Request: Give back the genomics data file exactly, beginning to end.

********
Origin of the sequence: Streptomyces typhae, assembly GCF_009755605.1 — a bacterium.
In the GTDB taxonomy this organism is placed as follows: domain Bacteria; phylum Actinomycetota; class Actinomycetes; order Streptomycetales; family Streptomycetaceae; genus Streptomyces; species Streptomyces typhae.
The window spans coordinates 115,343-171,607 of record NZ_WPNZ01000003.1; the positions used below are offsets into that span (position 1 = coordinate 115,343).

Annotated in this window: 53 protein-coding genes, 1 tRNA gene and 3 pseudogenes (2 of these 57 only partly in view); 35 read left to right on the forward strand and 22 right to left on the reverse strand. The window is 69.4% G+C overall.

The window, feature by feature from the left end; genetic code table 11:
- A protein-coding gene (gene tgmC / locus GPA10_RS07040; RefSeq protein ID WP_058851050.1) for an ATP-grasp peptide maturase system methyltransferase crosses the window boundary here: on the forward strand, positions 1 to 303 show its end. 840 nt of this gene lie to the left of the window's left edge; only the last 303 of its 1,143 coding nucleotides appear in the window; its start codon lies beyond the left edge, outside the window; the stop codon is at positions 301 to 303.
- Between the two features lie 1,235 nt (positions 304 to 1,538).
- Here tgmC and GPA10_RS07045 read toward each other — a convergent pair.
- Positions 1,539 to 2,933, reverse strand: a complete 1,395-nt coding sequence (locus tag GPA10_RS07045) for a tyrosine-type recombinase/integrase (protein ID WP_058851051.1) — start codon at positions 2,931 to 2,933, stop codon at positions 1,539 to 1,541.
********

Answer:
Origin of the sequence: Streptomyces typhae, assembly GCF_009755605.1 — a bacterium.
In the GTDB taxonomy this organism is placed as follows: domain Bacteria; phylum Actinomycetota; class Actinomycetes; order Streptomycetales; family Streptomycetaceae; genus Streptomyces; species Streptomyces typhae.
The window spans coordinates 115,343-171,607 of record NZ_WPNZ01000003.1; the positions used below are offsets into that span (position 1 = coordinate 115,343).

Annotated in this window: 53 protein-coding genes, 1 tRNA gene and 3 pseudogenes (2 of these 57 only partly in view); 35 read left to right on the forward strand and 22 right to left on the reverse strand. The window is 69.4% G+C overall.

The window, feature by feature from the left end; genetic code table 11:
- A protein-coding gene (gene tgmC / locus GPA10_RS07040; RefSeq protein ID WP_058851050.1) for an ATP-grasp peptide maturase system methyltransferase crosses the window boundary here: on the forward strand, positions 1 to 303 show its end. 840 nt of this gene lie to the left of the window's left edge; only the last 303 of its 1,143 coding nucleotides appear in the window; its start codon lies beyond the left edge, outside the window; the stop codon is at positions 301 to 303.
- Between the two features lie 1,235 nt (positions 304 to 1,538).
- Here tgmC and GPA10_RS07045 read toward each other — a convergent pair.
- Positions 1,539 to 2,933, reverse strand: a complete 1,395-nt coding sequence (locus tag GPA10_RS07045) for a tyrosine-type recombinase/integrase (protein ID WP_058851051.1) — start codon at positions 2,931 to 2,933, stop codon at positions 1,539 to 1,541.